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Honda CR-V at the Beach

whit7whit7 Posts: 1
edited March 9 in Honda
I'm a novice at off-roading and i'm considering a CR-V 4x4. Since the Honda doesn't have a 'locking' feature, will it be adequate in the sand at the beach?

Comments

  • blueiedgodblueiedgod Posts: 2,797
    I'm a novice at off-roading and i'm considering a CR-V 4x4. Since the Honda doesn't have a 'locking' feature, will it be adequate in the sand at the beach?

    It is not 4x4 but AWD and yes, it can handle the sand with tires aired down and driver knowing what he is doing.
  • steverstever Ex Yooper, en route to New MexicoPosts: 40,504
    Just watch those tides. :shades:

    mac24, "Land Rover LR3" #3746, 12 Jul 2006 11:23 am

    Moderator
    Need help navigating? stever@edmunds.com - or send a private message by clicking on my name.

  • tidestertidester Posts: 10,110
    How about sand that is not at the beach? These are the dunes near us - St. Anthony, ID:

    image

    You don't have to worry about tides! :)

    tidester, host
  • steverstever Ex Yooper, en route to New MexicoPosts: 40,504
    Bruneau Dunes State Park near my side of Idaho is the tallest single-structured sand dune in North America (470 feet). No vehicles allowed although you can hike up and ski or snowboard down. I did see a Lincoln Continental get stuck in some sand at a roadside pullout there one time. :D

    St. Anthony looks like a bigger area than Bruneau; need to check that out. It's been years since I've been to Great Sand Dunes NP down in Colorado - it's a great spot too.

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  • jimc67jimc67 Posts: 2
    which gear is best for beach driving- 4w Lo or 4w High - orwhen do you use each gear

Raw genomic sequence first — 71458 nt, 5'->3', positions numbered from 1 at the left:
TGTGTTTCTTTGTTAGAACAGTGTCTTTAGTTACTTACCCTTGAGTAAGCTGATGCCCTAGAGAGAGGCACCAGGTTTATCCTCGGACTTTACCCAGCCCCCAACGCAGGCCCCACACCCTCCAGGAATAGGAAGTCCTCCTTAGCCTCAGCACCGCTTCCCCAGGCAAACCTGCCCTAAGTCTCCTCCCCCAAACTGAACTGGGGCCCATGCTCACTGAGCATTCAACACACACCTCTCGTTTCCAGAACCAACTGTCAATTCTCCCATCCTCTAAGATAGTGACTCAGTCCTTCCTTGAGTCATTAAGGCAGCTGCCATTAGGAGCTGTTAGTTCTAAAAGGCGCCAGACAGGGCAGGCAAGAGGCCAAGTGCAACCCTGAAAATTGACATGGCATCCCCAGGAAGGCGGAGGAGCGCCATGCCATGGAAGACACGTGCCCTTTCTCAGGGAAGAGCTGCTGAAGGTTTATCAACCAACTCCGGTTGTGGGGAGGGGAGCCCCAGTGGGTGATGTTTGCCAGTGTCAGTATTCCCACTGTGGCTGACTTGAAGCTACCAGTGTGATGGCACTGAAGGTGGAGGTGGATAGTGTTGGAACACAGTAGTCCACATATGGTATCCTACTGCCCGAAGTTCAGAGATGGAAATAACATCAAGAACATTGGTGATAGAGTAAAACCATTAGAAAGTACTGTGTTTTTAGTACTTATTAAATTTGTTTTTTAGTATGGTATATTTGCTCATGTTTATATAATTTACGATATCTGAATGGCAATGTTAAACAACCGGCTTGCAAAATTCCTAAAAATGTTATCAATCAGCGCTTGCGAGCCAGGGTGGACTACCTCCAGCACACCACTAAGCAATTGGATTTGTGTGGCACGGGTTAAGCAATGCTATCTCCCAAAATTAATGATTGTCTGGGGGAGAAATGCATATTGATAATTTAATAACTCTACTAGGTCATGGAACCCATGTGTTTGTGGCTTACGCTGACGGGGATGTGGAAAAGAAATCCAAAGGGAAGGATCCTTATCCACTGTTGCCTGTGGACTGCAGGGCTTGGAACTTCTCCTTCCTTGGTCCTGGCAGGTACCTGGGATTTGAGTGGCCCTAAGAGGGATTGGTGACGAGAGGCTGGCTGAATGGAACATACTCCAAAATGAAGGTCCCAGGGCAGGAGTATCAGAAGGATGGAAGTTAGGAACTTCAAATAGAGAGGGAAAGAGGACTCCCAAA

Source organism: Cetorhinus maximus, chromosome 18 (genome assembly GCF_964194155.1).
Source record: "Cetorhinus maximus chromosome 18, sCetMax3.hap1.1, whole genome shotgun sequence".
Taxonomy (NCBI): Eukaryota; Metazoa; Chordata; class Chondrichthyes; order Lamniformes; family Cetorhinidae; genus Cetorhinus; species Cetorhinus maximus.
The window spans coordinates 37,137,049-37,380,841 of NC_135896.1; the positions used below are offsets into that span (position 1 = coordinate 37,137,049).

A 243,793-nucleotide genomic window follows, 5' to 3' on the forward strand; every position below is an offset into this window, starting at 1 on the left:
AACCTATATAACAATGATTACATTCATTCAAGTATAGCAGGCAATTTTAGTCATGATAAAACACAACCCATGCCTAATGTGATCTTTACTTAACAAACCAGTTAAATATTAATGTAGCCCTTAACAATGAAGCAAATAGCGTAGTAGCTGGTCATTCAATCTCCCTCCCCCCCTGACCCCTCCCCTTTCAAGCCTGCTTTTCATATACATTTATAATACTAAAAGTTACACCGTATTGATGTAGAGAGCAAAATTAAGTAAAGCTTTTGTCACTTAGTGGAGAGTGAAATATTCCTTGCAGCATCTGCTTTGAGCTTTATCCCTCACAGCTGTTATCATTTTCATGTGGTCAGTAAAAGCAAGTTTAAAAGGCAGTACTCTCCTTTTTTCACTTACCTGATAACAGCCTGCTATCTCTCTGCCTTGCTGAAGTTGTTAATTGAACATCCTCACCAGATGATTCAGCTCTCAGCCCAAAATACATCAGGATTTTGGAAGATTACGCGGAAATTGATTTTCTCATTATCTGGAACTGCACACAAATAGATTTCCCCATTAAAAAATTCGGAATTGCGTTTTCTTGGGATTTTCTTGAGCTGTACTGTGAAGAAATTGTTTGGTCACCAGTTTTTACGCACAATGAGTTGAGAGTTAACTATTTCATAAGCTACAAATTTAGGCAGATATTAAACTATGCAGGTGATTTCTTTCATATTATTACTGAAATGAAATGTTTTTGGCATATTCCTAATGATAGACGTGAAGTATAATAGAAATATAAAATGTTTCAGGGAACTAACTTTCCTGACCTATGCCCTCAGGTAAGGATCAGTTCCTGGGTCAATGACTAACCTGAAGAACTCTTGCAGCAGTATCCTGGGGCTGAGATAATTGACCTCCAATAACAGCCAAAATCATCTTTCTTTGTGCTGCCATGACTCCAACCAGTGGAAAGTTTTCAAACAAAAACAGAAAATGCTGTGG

• daedae Posts: 143
    This is a CR-V forum. Ain't no 4W-Lo.

    The answer is - it depends. One issue is that most manufacturer nowdays are playing protect us from ourself game and would not allow to engage lockers in 4-Hi, and that may be a must.

    Brake based limited slip differentials are not a good answer. You may want to lock your rear - and limit slip in center.
  • blueiedgodblueiedgod Posts: 2,797
    The first gear in the manually shifted CR-V tops out at about 10-15 mph, which is low enough to be a low gear.
  • daedae Posts: 143
    The first gear in the manually shifted CR-V tops out at about 10-15 mph, which is low enough to be a low gear.

    Low gear is a feature of the transfer case, not of the transmission. This is an important distinction, as it allows larger torque to the driveshaft that the transmission is rated for. It will lower all gears, typically by a factor of 2 to 4. 1st gear on CR-V is nowhere near the needs for off-roading, nor is the low end torque available. You will fry the clutch - without the real 4Lo in transfer case. Also - even as the manual transmission may have lower crawl ratio, automatic is effectively adding torque converter ratio to it, so it crawls even better. Until you fry the transmission without the enhanced cooling that is.
  • varmintvarmint Posts: 6,326